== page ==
Antiseptic Bath Prevents Infection, Saves Money
By Dr. James Palermo // February 14, 2013
A multi-center study recently reported in the New England Journal Of Medicine strongly suggests that the simple practice of daily bathing with chlorhexidine-impregnated washcloths significantly reduced the patient risks of acquiring a multi-drug resistant organism (MDRO) infection and developing a hospital-acquired bloodstream infection.
A daily 20-cent broad-spectrum antiseptic bath lowered the rate of hospital-acquired bloodstream infections by 28 percent, and reduced dangerous MDRO infections, such as methicillin-resistant staphylococcus aureus (MRSA) and vancomycin-resistant enterococcus (VRE), by 23 percent.
Simple, Inexpensive Practice Prevents Costly Infections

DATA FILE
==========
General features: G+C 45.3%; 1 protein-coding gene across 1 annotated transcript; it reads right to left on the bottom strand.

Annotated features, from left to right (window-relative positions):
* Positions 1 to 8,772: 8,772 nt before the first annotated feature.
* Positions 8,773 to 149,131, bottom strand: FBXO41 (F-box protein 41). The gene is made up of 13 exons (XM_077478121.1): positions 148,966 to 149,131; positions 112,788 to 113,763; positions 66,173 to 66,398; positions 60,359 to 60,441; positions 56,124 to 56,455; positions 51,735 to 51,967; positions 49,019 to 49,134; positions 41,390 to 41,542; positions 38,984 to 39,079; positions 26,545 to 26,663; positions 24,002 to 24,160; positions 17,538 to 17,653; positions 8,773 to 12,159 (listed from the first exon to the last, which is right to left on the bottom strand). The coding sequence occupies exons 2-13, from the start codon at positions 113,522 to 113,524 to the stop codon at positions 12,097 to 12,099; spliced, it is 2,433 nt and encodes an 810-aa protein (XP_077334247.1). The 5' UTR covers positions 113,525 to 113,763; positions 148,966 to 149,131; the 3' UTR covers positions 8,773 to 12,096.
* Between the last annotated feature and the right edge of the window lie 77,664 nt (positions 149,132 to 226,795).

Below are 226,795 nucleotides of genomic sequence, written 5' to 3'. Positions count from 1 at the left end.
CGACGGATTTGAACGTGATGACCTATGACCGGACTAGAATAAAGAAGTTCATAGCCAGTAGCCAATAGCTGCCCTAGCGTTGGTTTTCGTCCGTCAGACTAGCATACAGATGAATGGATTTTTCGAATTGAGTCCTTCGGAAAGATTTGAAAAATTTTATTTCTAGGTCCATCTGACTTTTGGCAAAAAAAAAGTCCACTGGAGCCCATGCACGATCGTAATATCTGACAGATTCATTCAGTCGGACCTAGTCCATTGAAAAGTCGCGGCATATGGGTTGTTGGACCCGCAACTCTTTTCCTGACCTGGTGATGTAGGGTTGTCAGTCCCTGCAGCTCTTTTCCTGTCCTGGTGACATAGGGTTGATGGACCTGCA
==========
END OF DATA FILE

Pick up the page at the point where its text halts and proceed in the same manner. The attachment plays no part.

Edward Wong, chief of infectious disease at Hunter Holmes McGuire Veterans Affairs Medical Center in Richmond, Virginia, and colleagues analyzed more than 7,700 patients across six bone marrow transplant units and nine ICUs. Health care providers were randomly assigned to bathe patients with either a washcloth soaked in the antiseptic chlorhexidine or one soaked in a non-antibacterial solution for six months, and then alternate with the other solution for another six months.
“We’re talking about an intervention that’s very simple to implement and minimal in cost,” Dr. Wong told HealthDay.com. “This can be laid on top of all the other things [experts recommend] to decrease the spread of these organisms.”
According to the Centers For Disease Control (CDC), as many as 5% of hospital inpatients contract a bloodstream or drug-resistant infection, which cost about $40,000 per case. Wong emphasizes that chlorhexidine wipes “are clearly going to cost much less than the cost of antibiotics or the cost of health care.”
The efficacy of the use of chlorhexidine for preoperative bathing and surgical skin preparation to help prevent surgical site infection has previously been clearly established. The dramatic results of this study may be compelling enough to incorporate chlorhexidine bathing into evidence-based routine daily nursing care.